By David Blyweiss, M.D., Advanced Natural Wellness
July 24, 2019
When K.L. popped into the office the other day, she looked horrible. Her eyes were bloodshot and swollen.
The appointment was supposed to be nothing more than a quick follow-up from a previous visit. But I had to ask.
“What’s going on with your eyes?”
K.L. waved her hands in front of her face and said, “It’s nothing. This always happens when I spend too much time in the sun. But it only takes a couple of days before it goes away.”
I hear stories like this all too often.
Patients, friends and co-workers head outdoors for a fun day of sun. They slather their skin with sunscreen to avoid sunburn. But they completely forget that their eyes can get sunburned, too.
It’s not as noticeable as the red, itchy and blistered skin that appears when your body gets too much sun. But the signs are still there…
Your eyeballs are on fire. It feels like beach sand, barbeque smoke or shards of glass are ingrained into your pupils. Bright lights make you squint. You can hardly see straight.
Well I have to tell you. Even if these annoying effects don’t appear to be long-lasting, they may come back to haunt you later.
You see, every time UV rays bombard your eyes, the damage accumulates. This leads to a degeneration of the cells in your eyes… which contributes to the development of cataracts and AMD. In particular, people with high sun exposure are at significantly higher risk of developing age-related macular degeneration, or AMD.
While cataracts can be corrected with surgery, there is currently no cure for AMD… only treatments that can help slow down its progress. And these treatments aren’t pretty. They involve getting regular injections into the eye with a small gauge needle.
In the meantime, macular degeneration is one of the leading causes of blindness in the world today. It starts with visual distortions and blurriness. It becomes harder to see in low light conditions. Central vision begins to decrease, and it becomes more difficult to identify faces.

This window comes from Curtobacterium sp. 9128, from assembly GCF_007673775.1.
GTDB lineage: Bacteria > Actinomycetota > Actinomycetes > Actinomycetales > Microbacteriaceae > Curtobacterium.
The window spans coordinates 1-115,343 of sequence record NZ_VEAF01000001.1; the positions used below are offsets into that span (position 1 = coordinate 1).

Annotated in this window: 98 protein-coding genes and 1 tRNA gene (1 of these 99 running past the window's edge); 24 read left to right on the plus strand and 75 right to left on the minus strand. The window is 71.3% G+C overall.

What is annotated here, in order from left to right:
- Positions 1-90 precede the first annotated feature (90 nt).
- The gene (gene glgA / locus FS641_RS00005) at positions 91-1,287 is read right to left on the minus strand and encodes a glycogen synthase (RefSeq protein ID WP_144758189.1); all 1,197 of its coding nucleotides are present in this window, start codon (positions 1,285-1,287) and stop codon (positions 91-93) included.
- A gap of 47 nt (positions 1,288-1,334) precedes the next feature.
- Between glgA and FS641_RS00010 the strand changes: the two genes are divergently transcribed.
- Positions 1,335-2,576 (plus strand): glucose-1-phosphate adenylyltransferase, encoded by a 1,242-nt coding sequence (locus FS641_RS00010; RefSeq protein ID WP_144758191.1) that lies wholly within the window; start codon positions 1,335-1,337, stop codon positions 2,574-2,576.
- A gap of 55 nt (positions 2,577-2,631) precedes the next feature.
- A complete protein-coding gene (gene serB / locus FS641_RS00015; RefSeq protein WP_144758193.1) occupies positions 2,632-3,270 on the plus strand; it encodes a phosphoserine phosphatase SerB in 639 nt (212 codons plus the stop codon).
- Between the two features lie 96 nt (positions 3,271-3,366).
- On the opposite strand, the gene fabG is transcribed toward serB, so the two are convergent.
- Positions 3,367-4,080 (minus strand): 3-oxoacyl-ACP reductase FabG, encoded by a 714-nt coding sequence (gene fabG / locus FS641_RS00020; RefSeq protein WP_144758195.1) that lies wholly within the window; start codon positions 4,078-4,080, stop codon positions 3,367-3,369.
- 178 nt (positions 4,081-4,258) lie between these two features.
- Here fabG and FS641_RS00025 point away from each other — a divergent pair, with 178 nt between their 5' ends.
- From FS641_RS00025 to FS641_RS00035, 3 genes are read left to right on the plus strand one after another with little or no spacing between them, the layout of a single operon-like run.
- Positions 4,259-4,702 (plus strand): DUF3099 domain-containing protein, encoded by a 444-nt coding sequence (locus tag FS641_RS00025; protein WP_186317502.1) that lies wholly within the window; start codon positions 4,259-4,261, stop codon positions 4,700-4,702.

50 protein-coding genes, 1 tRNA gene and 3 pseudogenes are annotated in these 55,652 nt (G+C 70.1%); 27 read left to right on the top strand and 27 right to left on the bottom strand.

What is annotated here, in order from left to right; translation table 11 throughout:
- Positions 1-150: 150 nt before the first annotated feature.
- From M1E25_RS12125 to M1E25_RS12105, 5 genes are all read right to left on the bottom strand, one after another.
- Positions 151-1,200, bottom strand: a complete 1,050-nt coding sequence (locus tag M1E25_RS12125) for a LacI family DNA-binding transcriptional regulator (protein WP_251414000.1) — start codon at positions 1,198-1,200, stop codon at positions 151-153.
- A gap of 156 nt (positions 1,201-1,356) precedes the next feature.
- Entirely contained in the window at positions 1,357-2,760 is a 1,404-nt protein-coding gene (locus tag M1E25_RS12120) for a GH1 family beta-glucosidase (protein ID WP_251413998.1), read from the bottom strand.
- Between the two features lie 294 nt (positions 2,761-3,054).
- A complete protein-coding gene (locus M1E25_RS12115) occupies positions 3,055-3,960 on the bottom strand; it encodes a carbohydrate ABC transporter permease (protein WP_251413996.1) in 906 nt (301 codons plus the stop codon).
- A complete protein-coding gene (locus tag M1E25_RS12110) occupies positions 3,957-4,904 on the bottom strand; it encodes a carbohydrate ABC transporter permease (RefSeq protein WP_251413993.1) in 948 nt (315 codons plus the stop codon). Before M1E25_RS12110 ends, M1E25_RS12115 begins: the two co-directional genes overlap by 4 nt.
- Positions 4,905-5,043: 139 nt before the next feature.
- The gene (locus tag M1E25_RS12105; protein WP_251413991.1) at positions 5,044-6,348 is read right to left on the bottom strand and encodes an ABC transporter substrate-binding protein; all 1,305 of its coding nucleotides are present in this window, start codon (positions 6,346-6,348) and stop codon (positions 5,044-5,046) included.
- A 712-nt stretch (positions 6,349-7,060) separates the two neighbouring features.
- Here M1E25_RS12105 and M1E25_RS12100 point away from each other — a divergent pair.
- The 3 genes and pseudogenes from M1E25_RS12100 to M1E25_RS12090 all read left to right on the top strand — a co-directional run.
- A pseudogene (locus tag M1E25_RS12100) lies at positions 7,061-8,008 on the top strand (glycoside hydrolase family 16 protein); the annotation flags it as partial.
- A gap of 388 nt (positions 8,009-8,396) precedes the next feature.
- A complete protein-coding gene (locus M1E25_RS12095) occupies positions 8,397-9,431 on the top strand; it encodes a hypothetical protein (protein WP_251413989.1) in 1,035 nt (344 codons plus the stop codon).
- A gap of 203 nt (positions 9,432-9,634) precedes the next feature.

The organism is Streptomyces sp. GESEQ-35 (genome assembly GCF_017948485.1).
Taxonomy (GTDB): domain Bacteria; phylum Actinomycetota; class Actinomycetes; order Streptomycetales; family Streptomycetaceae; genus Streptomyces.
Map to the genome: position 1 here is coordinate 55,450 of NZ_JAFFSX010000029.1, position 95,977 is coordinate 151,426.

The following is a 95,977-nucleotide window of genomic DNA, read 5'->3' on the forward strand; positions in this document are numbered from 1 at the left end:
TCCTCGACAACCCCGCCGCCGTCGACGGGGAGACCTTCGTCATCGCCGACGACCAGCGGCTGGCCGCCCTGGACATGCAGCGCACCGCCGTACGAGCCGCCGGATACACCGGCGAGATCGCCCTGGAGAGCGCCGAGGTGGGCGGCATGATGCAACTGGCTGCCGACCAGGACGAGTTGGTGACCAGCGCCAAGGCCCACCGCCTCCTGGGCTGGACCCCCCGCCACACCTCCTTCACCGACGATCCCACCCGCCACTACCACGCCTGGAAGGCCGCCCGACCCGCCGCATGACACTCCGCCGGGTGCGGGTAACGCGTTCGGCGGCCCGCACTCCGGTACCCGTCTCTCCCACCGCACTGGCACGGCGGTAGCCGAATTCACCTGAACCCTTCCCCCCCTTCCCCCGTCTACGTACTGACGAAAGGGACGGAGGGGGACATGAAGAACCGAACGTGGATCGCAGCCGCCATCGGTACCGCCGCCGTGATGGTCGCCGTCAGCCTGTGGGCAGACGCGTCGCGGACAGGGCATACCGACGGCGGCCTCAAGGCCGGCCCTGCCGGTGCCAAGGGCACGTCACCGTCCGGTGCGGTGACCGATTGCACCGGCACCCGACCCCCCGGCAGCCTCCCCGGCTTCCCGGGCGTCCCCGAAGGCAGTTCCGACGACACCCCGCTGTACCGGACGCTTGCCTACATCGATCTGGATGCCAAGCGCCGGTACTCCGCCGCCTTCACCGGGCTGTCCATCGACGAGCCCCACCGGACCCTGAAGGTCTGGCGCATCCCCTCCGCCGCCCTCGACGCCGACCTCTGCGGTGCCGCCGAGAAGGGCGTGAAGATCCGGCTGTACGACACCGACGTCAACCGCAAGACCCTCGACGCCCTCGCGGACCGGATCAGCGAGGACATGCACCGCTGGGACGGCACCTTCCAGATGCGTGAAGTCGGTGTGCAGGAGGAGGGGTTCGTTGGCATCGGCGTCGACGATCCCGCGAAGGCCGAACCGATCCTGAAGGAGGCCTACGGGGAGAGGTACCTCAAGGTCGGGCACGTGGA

The wet form of AMD is even worse. This occurs when membranes start to break down begin leaking blood and fluid under the macula. This can result in a rapid loss of vision. However, if it is caught quickly enough, the loss of vision may be reversible. If not, it can become permanent within a matter of weeks.
The Wrong Sunglasses can be
Devastating for Your Eyesight
Now I’ll tell you a secret about K.L.
She buys “cute” sunglasses. That is her only criteria.
It’s no wonder her eyes get sunburned when she wears them!
I told K.L., and I’ll tell you, too: The #1 criteria for buying sunglasses are to look for ones with a label that says “100% protection against both UVA and UVB” or “100% protection against UV 400.”
These are the only sunglasses that will protect your eyes from the UV damage that promotes cataracts and AMD. (Truth: Dark tinted glasses that aren’t UV rated don’t do anything to block UV rays. All they do is keep you from squinting in bright sunlight.)
In addition to wearing UV rated sunglasses, there are certain nutrients that can protect against AMD – and help prevent it from progressing if caught in early to intermediate stages.
You see, your macula is comprised almost entirely of zeaxanthin and lutein. A lack of these carotenoids can cause your macula to thin and degenerate.
But when you get plenty of them, they protect the macula by absorbing the harmful rays from the sun. They also act as powerful antioxidants to shield your eyes from free radical damage.
Plus, people with the highest intakes of lutein and zeaxanthin are less likely to develop drusen and leaky blood vessels behind the macula. They also have a greatly reduced risk of developing AMD.
Some foods that contain these powerful antioxidants are dark leafy greens such as kale, turnip greens, collards, spinach and chard. So it’s not hard to get more of them in your diet.
But for maximum protection, I recommend looking for an eye formula that contains at least 12 mg of lutein and 2 mg of zeaxanthin and taking it daily.
Wearing UV blocking sunglasses and taking these two eye antioxidants every day can go a long way to protect your sight and keep you independent as you age. And if wearing the right pair makes you look good too… you win on two levels.
Sui GY, et al. Is sunlight exposure a risk factor for age-related macular degeneration? A systematic review and meta-analysis. Br J Ophthalmol. 2013 Apr;97(4):389-94.
Tan JS, et al. Dietary antioxidants and the long-term incidence of age-related macular degeneration: the Blue Mountains Eye Study. Ophthalmology. 2008 Feb;115(2):334-41.
Hobbs,RP, Bernstein PS “Nutrient Supplementation of Age related Macular Degeneration, Cataract, and Dry Eye” Journal of Opthalmic and Vison Research 9 (4):487-493 2014